Sherborne, Dorset, England
Sherborne Castle is situated half a mile east of Sherborne in the south west of England.
The original rectangular four storey house with hexagonal corner turrets is the centerpiece of the castle with the later additions of four wings and further towers being attached to the four corners. The castle is built of a light colored stone with brick detail.
Within the grounds across the lake are the ruins of the original 12th century ‘Old Sherborne Castle’.
The castle is open to the public between April and November 11am until 4.30pm at the weekends and from Tuesday to Thursday.
The castle’s interior displays many items from the Digby collection including fine porcelain, art and furniture; other parts of the collection are held at Berrington Hall in Herefordshire. Visitors can also visit the medieval kitchens giving an idea of what life was like ‘below stairs’.
The gardens and parklands are a very popular place to visit with walks around the lake with places to stop and enjoy a picnic, feed the birds or marvel at the ancient trees.
Civil wedding ceremonies, wedding receptions, renewal of vows ceremonies and naming ceremonies can all be held at the castle. Ceremonies take place in the Tudor parlour, the 18th century Orangery with a lakeside view or the Tudor entrance hall suitable for up to 75 guests.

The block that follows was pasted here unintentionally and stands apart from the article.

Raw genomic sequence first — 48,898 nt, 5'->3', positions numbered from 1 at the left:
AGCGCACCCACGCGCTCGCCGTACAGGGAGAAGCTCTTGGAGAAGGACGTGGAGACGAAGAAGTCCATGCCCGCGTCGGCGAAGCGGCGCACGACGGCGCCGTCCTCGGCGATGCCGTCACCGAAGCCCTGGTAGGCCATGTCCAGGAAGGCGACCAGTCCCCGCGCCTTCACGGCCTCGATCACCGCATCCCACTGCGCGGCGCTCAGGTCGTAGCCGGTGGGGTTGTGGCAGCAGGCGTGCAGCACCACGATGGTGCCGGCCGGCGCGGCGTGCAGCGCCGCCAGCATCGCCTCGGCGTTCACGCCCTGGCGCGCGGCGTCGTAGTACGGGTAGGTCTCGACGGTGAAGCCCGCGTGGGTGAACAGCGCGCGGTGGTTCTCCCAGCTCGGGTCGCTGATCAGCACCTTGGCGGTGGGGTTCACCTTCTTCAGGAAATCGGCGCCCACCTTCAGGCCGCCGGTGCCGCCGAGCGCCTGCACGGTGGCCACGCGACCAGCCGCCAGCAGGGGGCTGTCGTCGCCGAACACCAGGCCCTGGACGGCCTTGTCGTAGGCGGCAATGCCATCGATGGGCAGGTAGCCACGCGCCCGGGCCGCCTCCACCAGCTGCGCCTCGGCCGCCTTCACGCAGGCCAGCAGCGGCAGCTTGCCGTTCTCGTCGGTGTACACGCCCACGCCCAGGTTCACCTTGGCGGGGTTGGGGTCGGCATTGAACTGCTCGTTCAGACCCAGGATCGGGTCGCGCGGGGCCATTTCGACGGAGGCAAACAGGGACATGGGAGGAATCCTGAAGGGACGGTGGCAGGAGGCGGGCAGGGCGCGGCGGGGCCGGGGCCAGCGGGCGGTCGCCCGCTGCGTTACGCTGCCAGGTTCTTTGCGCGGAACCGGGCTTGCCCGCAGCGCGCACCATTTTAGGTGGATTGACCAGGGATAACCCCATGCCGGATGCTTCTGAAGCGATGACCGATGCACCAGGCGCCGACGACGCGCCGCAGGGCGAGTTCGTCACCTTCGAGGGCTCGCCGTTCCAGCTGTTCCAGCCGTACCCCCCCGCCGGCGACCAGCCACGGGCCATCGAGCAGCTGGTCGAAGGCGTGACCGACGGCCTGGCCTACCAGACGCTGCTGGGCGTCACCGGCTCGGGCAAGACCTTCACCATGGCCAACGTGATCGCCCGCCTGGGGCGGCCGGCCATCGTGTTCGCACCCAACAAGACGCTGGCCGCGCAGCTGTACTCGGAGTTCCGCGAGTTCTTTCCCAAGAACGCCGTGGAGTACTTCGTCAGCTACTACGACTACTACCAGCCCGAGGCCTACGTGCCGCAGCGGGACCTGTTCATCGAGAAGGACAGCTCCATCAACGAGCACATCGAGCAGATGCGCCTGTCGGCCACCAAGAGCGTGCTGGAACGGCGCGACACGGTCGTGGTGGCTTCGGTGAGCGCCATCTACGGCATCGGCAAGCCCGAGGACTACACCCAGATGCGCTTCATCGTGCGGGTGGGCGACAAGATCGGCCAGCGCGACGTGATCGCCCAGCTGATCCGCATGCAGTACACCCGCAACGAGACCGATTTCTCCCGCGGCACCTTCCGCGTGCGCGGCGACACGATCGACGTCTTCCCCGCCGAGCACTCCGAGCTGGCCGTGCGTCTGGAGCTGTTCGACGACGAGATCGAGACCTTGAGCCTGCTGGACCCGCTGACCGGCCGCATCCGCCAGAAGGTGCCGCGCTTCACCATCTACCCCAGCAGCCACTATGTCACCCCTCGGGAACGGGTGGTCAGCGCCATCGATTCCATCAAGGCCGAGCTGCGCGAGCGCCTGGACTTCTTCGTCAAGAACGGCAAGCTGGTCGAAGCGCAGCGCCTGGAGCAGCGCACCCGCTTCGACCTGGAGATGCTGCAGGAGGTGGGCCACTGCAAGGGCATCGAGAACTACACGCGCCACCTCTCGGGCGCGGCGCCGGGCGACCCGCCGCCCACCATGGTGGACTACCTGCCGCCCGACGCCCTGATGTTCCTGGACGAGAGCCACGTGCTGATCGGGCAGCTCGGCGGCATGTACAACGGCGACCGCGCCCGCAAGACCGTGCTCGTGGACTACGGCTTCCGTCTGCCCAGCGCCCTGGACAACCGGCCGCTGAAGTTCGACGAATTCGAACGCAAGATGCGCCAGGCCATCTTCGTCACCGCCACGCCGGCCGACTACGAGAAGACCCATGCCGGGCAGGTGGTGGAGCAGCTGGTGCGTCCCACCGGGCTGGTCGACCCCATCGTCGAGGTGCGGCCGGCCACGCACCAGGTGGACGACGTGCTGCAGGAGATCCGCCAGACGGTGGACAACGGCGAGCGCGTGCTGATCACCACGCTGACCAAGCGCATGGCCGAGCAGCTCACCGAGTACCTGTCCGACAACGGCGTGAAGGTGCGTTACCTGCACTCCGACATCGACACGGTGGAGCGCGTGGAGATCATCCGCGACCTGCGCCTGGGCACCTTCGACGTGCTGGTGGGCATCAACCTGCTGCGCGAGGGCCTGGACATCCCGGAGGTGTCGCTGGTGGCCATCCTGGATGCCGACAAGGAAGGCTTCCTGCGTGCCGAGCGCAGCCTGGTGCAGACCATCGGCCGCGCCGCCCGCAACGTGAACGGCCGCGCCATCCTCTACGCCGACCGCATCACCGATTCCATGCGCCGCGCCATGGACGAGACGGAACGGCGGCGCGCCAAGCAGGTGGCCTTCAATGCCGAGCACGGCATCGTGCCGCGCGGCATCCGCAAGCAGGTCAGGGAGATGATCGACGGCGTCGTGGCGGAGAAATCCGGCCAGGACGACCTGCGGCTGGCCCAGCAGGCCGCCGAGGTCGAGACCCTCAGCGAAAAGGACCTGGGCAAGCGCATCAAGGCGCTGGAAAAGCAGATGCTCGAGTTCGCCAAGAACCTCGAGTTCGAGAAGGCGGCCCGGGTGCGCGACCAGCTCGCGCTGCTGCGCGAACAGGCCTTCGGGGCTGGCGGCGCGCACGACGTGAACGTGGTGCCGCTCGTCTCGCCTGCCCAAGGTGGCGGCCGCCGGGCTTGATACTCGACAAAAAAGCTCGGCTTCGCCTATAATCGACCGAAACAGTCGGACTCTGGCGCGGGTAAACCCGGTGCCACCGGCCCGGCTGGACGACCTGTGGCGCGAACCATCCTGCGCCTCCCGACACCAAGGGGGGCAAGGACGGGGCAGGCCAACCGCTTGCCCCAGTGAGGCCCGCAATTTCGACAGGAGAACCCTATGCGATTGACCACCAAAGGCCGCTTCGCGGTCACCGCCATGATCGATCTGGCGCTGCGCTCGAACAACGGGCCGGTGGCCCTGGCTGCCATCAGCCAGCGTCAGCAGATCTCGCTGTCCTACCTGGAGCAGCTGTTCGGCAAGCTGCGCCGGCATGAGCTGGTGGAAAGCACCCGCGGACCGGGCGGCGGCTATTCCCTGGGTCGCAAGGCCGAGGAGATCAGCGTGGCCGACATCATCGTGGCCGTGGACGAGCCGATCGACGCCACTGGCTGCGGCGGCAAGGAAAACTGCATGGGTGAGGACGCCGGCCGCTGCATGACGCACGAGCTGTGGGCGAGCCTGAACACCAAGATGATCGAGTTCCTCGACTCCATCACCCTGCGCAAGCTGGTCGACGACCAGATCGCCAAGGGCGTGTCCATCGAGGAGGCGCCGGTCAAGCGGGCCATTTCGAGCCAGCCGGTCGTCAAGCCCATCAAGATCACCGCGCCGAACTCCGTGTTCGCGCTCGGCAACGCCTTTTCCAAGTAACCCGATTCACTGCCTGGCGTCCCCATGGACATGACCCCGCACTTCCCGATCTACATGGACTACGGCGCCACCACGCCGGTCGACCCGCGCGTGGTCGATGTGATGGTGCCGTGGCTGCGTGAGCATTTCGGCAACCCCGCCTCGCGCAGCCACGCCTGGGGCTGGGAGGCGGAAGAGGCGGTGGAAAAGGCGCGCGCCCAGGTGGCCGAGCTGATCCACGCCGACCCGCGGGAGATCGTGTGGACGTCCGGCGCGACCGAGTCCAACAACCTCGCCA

The original ‘Old Sherborne Castle’ was built in the early 12th century as the fortified palace for Roger de Caen, Bishop of Salisbury. In 1592 Queen Elizabeth persuaded the church to relinquish the estate and leased it for 99 years to Sir Walter Raleigh. Raleigh decided that the old castle didn’t meet his needs so he built a new home ‘Sherborne Lodge’ on the south side of the lake in the deer park.
After living in the lodge for only ten years Raleigh was imprisoned in the Tower of London for treason and was beheaded. His estates were forfeited to the King James who then sold the castle to the Earl of Bristol, Sir John Digby in 1617. The Digby family added four wings to the house, keeping the original corner towers in place.
Following the civil war, and the dismantling of the ‘old’ castle the lodge took on the name of ‘new’ Sherborne Castle. Henry Digby, 7th Earl, appointed Capability Brown to create the lake and parkland in 1753, separating the old and new castles in the latest fashion. The last Earl Digby died in the 19th century and so the estate passed to a nephew Wingfield Digby and is still within the family today.
The castle has never seen conflict although it has been used both as a military hospital during World War I by the Red Cross and as the headquarters for soldiers involved in the D Day landings.
Other Castles in the Area
Cary Castle, Somerset
Old Sherborne Castle, Dorset